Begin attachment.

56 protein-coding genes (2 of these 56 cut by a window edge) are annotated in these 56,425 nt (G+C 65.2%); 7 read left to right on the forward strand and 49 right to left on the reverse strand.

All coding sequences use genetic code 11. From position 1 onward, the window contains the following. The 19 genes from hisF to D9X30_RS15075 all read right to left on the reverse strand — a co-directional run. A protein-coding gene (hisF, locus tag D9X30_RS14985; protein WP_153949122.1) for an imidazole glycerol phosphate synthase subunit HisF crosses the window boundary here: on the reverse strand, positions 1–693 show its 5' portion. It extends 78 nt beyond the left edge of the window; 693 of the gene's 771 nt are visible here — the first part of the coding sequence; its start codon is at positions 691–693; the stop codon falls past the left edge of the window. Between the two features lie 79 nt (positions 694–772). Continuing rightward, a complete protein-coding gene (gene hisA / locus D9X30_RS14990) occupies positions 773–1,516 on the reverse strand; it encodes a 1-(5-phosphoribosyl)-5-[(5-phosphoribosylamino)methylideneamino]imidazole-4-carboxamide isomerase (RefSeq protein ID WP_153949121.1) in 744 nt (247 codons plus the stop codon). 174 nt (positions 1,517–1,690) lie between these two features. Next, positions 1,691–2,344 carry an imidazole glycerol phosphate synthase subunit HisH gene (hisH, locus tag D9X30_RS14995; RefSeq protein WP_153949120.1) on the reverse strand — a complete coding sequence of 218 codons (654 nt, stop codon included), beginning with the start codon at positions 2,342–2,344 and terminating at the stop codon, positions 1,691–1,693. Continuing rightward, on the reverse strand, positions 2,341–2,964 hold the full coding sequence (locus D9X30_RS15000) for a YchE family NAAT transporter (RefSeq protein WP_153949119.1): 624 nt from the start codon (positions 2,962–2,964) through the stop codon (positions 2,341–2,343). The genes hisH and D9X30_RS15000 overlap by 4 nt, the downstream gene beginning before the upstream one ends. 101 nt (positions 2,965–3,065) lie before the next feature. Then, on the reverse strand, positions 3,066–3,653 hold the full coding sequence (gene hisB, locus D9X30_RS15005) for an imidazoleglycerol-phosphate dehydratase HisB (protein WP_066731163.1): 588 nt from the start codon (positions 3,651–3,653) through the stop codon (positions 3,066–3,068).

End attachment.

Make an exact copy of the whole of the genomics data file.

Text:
56 protein-coding genes (2 of these 56 cut by a window edge) are annotated in these 56,425 nt (G+C 65.2%); 7 read left to right on the forward strand and 49 right to left on the reverse strand.

All coding sequences use genetic code 11. From position 1 onward, the window contains the following. The 19 genes from hisF to D9X30_RS15075 all read right to left on the reverse strand — a co-directional run. A protein-coding gene (hisF, locus tag D9X30_RS14985; protein WP_153949122.1) for an imidazole glycerol phosphate synthase subunit HisF crosses the window boundary here: on the reverse strand, positions 1–693 show its 5' portion. It extends 78 nt beyond the left edge of the window; 693 of the gene's 771 nt are visible here — the first part of the coding sequence; its start codon is at positions 691–693; the stop codon falls past the left edge of the window. Between the two features lie 79 nt (positions 694–772). Continuing rightward, a complete protein-coding gene (gene hisA / locus D9X30_RS14990) occupies positions 773–1,516 on the reverse strand; it encodes a 1-(5-phosphoribosyl)-5-[(5-phosphoribosylamino)methylideneamino]imidazole-4-carboxamide isomerase (RefSeq protein ID WP_153949121.1) in 744 nt (247 codons plus the stop codon). 174 nt (positions 1,517–1,690) lie between these two features. Next, positions 1,691–2,344 carry an imidazole glycerol phosphate synthase subunit HisH gene (hisH, locus tag D9X30_RS14995; RefSeq protein WP_153949120.1) on the reverse strand — a complete coding sequence of 218 codons (654 nt, stop codon included), beginning with the start codon at positions 2,342–2,344 and terminating at the stop codon, positions 1,691–1,693. Continuing rightward, on the reverse strand, positions 2,341–2,964 hold the full coding sequence (locus D9X30_RS15000) for a YchE family NAAT transporter (RefSeq protein WP_153949119.1): 624 nt from the start codon (positions 2,962–2,964) through the stop codon (positions 2,341–2,343). The genes hisH and D9X30_RS15000 overlap by 4 nt, the downstream gene beginning before the upstream one ends. 101 nt (positions 2,965–3,065) lie before the next feature. Then, on the reverse strand, positions 3,066–3,653 hold the full coding sequence (gene hisB, locus D9X30_RS15005) for an imidazoleglycerol-phosphate dehydratase HisB (protein WP_066731163.1): 588 nt from the start codon (positions 3,651–3,653) through the stop codon (positions 3,066–3,068).